Generators in NodeJS

This tutorial is all about Generators in NodeJS and their differences with Callback. So without further delay let’s dive right in.

What are generators?

In recent years, Generators are getting more and more popular day by day in Node.js. This popularity is because of what Generators are capable of doing. 

  • These are the function executions that can be paused and played later.
  • The concept of “Lazy execution” can be implemented using Generators. Suspending and resuming execution at your own will is the concept of “lazy execution”. 

The 2 key values of Generators are:

  1. Yield method – This method is for halting the execution of a function at any line you want. We call Yield method where we want to halt the execution.
  2. Next method – We call this method to resume the execution. We call Next method in the main application. The execution continues till the next Yield or the end of the method.

Now we will be looking at some examples where we will use Generators in NodeJS. 

For our first example, we have created an add method that will just add two numbers. In this method, we will halt the add method multiple times at different points to see how generators work. 

function* Add(a) {
    yield a + 1;
    var b = yield(null);
    b = 6
    return a + b;
 var gen = Add(5);

Code Explanation:-

  1. In the first line, we defined the generator function. We define generator function by adding a ‘*’ after the function keyword. We defined Add function with a parameter a.
  2. Only generators can use Yield keywords. Yield halts the function in the second line till we invoke the next() function. 
  3.   var gen = Add(5);  is where we call the generator function and we send the value of 5 initially. 
  4.  will make the Add() function resume execution. 

Callbacks vs. generators

The callback hell problem can be solved using Generators. Sometimes callback functions are so nested that it gets complicated to use callback functions. Generators come into action in such situations. They prove to be very useful in such situations. Let’s look at another example of timer functions. We will create simple time delay functions. We will call the function with the delays of 1000, 2000, and 3000 ms in this example.

Step 1) Define our callback function with the necessary time delay code.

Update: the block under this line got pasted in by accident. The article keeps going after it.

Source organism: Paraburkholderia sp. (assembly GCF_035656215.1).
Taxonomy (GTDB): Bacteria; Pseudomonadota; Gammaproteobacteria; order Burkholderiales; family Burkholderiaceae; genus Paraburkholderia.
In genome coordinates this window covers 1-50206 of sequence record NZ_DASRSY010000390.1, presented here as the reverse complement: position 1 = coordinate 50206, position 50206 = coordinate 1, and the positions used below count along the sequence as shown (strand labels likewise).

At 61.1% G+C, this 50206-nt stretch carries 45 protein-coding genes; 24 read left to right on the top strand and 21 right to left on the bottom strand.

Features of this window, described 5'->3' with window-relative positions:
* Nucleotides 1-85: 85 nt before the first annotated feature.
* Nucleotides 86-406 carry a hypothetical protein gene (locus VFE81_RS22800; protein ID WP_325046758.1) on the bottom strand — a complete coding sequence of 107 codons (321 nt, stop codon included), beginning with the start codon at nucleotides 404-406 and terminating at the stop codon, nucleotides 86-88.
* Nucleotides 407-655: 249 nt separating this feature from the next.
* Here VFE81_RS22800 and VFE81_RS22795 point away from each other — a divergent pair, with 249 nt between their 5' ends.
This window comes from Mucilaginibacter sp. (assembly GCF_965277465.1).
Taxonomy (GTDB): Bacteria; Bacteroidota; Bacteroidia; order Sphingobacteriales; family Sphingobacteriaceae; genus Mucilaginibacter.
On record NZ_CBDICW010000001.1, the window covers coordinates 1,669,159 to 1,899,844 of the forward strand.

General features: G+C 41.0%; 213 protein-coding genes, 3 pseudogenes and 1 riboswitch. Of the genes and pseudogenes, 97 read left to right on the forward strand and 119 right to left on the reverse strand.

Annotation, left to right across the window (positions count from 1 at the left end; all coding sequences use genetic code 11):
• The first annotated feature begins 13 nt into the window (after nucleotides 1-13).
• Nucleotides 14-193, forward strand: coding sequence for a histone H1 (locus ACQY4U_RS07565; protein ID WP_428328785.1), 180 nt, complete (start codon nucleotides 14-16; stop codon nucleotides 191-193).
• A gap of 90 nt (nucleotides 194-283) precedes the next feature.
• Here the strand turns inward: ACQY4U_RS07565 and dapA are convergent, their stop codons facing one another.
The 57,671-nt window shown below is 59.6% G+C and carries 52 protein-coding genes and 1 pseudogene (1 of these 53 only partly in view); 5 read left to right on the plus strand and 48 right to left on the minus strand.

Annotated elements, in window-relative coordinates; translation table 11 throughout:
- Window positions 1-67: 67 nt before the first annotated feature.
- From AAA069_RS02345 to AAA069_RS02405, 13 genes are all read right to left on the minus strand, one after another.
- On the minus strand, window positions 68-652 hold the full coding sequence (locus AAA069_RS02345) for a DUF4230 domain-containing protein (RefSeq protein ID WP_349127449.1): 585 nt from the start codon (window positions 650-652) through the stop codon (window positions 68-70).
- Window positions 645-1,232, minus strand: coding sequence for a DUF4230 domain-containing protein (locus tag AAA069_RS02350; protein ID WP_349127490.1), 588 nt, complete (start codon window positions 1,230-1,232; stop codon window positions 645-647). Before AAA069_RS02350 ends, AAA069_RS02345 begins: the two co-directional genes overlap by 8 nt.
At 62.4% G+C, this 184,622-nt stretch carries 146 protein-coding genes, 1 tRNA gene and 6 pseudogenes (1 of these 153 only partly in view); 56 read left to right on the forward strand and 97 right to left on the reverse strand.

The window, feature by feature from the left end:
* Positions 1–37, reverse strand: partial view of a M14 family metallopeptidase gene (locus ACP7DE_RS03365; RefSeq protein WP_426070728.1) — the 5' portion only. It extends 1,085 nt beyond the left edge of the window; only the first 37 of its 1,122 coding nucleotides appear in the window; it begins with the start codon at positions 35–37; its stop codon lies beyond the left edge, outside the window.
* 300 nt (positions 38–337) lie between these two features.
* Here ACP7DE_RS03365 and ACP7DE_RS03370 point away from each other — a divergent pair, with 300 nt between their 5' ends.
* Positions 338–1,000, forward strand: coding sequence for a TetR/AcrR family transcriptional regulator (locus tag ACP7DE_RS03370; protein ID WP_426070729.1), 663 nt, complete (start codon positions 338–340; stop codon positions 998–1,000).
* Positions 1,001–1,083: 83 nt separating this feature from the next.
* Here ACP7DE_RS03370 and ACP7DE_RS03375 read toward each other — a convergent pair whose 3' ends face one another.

function Delay(time, callback) {
    setTimeout(function() {
        callback("Pausing for " + time);
      }, time);

Code Explanation:-

  1. We created function called Delay with a parameter “time”. Time is for taking in the time delay.  
  2. This piece of code displays the time delay of the application in the form of a message.

Step 2) Now let’s see if we incorporate callbacks. Let’s incorporate callbacks based on values of 1000, 2000, and 3000 milliseconds. We will implement these delays using callbacks in the code below.

Delay(1000, function(message) {
    Delay(2000, function(message) {
      Delay(3000, function(message) {

Code Explanation:-

  1. We are calling the Delay as callback with 1000, 2000, and 3000 as the values respectively 


Step 3) In this step we will use an alternative way to implement the same code. We will be using generators for this purpose. 

function* Messages() {
    console,log(yield(Timedelay(1000, function(){})));
    console,log(yield(Timedelay(2000, function(){})));
    console,log(yield(Timedelay(3000, function(){})));

Code Explanation:-

  1. In the first line we have defined the Generator function
  2. In the code yield(Timedelay(1000, function(){})) Yield function along with Delay function is called with 1000, 2000 and 3000 as parameters one by one. 


So, this is it for today’s tutorial. We learned about Generators in NodeJS by looking at different examples. For more tutorials like these, you can visit or you can check out the documentation of NodeJS by visiting for unlimited learning.

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